The World Health Organization came out with a new report… and once more it promotes more and more psychiatric drugging in poor and developing countries, without adequate support for advocacy, human rights, voice of mental health clients and alternatives.
Landing on my desk today was the latest book from the World Health Organization (WHO) on mental health. At 206 pages I could understand why most people will just see it as one more government report.Many may see the report is boring. Well, I can understand that.
And the title is one that at first might sound like an acceptable if murky idea to many people, “Integrating mental health into primary care.” For many people this may be common sense. Why not have mental health services in the same place as physical health services? This idea is now quite a trend all the way from here in Oregon, to the headquarters for WHO in Geneva, Switzerland.
The problem with the report is that once more it has left out the voice of mental health clients and their groups.
The people on the receiving end of mental health care deserve a voice. So what is missing from the report?
That voice is saying that there is an emergency of human rights violations in the mental health system. In fact, the director of the mental health section Dr. Benedetto Saraceno says he agrees that there is such an emergency.
But this new WHO book does not act like there is such an emergency. There is much that is missing from the book, and the executive summary.
Where is the call for more:
- Advocacy and human rights protections?
- Voice for mental health clients, including support for mental health consumer/psychiatric survivor groups?
- Promotion of more humane, non-drug alternatives?
You may download a copy of the report from the WHO web site here:
Consider a specific example in the book, from India:
The report examines the “Thiruvananthapuram District” in the Kerala State of India.
Check out this “before” and “after” summary:
On page 178:”Before the introduction of the district mental health programme, psychotropic medicines were not available in any of the primary care facilities.”
Then from the case summary on page 109: “The free and ready availability of psychotropic medications in the clinics has enabled patients to receive treatment in their communities, thus greatly reducine expenses and time spent travelling to hospitals.”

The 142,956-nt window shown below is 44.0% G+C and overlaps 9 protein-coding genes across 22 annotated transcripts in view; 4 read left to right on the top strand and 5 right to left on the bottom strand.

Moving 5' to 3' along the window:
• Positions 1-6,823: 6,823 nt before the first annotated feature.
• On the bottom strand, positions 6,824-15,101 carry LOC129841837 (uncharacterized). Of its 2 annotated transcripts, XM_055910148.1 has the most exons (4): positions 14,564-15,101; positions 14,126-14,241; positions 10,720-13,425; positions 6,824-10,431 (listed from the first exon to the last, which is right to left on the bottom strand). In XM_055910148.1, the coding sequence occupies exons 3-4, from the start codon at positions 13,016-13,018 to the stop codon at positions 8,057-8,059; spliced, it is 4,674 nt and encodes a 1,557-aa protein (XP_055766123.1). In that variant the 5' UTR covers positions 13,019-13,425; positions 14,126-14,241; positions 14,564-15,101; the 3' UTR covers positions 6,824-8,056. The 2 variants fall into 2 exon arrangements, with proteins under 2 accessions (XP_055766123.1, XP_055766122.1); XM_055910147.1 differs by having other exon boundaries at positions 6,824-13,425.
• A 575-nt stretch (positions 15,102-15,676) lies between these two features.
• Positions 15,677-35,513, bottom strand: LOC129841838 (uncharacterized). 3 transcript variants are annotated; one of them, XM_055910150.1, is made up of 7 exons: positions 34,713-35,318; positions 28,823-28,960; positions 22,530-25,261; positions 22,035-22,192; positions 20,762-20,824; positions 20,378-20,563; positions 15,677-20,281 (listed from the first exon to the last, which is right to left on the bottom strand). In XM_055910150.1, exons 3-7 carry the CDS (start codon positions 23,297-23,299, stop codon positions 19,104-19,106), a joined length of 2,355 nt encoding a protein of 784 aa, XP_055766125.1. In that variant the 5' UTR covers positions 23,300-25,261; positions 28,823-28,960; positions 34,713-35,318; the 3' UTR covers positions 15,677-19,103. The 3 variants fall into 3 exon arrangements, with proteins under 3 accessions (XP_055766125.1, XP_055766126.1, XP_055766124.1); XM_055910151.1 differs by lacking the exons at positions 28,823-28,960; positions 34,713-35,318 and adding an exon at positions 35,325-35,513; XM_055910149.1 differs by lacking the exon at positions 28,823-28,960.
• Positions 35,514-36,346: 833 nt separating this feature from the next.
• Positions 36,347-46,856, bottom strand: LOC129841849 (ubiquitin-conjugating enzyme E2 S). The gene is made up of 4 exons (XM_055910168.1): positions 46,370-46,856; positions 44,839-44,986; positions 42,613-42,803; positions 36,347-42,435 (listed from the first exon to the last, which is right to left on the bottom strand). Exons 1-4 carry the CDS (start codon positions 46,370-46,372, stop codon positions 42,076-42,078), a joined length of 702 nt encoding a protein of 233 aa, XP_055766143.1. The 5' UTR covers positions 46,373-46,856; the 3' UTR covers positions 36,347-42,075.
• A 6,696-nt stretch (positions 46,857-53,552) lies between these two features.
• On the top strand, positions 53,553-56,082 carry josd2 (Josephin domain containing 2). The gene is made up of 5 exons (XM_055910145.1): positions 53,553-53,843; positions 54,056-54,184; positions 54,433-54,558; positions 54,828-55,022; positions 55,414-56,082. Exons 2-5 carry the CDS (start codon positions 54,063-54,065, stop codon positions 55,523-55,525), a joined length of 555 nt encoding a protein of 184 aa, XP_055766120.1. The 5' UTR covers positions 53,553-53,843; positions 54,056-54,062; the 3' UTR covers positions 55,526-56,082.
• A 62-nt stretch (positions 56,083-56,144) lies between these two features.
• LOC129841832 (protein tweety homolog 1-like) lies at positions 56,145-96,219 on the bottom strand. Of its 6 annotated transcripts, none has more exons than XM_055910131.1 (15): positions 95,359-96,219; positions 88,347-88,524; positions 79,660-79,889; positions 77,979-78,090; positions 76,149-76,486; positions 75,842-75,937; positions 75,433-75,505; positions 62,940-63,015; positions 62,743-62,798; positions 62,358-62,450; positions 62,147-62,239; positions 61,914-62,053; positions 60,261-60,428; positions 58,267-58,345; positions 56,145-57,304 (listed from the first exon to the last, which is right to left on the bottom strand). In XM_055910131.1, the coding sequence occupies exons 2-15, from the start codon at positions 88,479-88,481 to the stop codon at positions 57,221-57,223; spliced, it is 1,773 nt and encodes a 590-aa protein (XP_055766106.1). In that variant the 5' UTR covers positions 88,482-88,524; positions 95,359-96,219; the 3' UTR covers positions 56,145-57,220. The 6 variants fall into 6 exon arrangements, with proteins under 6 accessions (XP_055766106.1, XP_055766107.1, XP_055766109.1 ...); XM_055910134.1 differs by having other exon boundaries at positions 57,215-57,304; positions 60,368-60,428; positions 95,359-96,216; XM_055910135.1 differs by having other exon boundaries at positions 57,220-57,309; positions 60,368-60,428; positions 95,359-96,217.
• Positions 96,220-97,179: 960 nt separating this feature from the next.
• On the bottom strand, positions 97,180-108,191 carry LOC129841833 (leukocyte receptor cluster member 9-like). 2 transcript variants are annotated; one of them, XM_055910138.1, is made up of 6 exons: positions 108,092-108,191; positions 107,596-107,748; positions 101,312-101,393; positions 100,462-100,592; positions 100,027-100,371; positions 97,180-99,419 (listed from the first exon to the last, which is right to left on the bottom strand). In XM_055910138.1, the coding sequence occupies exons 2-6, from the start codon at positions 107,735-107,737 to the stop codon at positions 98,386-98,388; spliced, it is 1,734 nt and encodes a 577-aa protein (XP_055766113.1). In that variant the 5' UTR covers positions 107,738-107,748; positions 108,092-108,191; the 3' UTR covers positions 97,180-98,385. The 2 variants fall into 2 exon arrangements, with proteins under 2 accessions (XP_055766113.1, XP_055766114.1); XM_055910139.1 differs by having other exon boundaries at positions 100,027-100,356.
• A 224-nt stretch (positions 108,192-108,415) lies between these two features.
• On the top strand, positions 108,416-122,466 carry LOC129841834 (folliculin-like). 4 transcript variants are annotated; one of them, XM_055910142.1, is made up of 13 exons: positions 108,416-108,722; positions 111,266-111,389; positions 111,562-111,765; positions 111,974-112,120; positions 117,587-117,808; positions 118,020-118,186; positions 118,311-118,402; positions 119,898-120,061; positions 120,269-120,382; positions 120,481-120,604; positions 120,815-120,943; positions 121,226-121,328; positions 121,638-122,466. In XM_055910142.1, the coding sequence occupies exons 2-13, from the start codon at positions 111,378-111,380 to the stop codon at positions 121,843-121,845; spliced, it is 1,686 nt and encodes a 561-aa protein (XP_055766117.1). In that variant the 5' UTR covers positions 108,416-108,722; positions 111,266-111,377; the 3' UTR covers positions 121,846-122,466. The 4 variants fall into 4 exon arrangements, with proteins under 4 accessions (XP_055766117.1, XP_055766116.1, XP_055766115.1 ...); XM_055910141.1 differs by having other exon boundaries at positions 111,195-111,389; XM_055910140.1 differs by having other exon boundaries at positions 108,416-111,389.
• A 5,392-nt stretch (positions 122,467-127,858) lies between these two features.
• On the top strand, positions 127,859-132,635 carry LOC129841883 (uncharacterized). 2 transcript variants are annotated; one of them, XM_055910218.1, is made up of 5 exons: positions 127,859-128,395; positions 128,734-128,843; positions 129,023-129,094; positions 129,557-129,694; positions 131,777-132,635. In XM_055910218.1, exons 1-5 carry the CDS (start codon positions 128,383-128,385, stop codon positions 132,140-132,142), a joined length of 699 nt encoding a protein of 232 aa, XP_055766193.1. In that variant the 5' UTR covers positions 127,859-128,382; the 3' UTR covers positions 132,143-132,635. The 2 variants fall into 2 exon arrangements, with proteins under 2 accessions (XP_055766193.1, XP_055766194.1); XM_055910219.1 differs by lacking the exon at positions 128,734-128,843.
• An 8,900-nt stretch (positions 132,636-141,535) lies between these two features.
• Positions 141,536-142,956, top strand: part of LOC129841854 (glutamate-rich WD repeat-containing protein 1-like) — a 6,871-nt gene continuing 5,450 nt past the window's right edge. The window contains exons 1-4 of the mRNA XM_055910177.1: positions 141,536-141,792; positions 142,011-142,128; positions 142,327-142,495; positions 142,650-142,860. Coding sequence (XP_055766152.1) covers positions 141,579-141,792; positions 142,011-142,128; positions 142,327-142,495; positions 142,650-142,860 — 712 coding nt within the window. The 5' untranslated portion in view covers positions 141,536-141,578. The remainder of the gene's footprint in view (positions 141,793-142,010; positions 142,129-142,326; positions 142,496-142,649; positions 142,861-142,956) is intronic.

Again, to the casual reader, or to an individual deeply involved in the mental health system, this may sound like a common sense development.
But no where in that section do we hear about supporting the voice, empowerment, self-determination, and advocacy by and for mental health clients. No where do we read about addressing the over-use of psychiatric drugs.
Essentially we see the colonization in a poor and developing country. We should not be surprised about this report from India. After all, one of the foremost international leaders for the mental health user/psychiatric survivor voice in India, Bhargavi Davar, PhD, has said that WHO involvement in India is a disaster. While Dr. Saraceno in Geneva may support our rights, Dr. Davar in India sees what WHO is doing on the ground, and it is colonizing and globalizing the worst of the mental health system.
The World Health Organization should know better than be a shill for the pharmaceutical industry. WHO has done two major studies showing that long-term full recovery from a severe mental health problem is best in a poor and developing country, sometimes far higher than a rich western nation. We ought to be looking at this question, before simply exporting the western model of drug, drug, drug, drug, drug to more and more people.
Could it be India has something to teach the USA, more than the USA has to teach India, about mental and emotional well being.
Yes, over-institutionalization is certainly a crisis, especially the often filthy institutions in poor countries. But replacing those with “clean” massive psychiatric drugging of far more people than were ever institutionalized in the first place, without adequate advocacy, support, alternatives, is a profound human rights violation.
If you’d like to speak out about this, you can ask for a copy of the report, and register your opinion, by e-mailing to the World Health Organization at.
It may seem useless to e-mail such a huge organization. However, MindFreedom has found out that WHO is required to catalogue every comment. When numbers of comments are received from mental health clients, this is actually a pretty big deal inside the WHO office, which I’ve visited in Geneva, Switzerland.
They say it’s rare to hear from mental health clients, and those who support their voice.
Please, help head off the boring globalization of the world with the narrow, corporate mental health system approach. The powerful pharmaceutical industry wants to colonize new markets as never before.
We support choice, including people’s choice to take prescribed psychiatric drugs. But the chemical crusade that is being directed at people in poor and developing countries, without adequate protection of rights and promotion of alternatives, threatens to harm literally tens of millions of people in the next decade or so. Speak out now!
modified 12 Jan. 09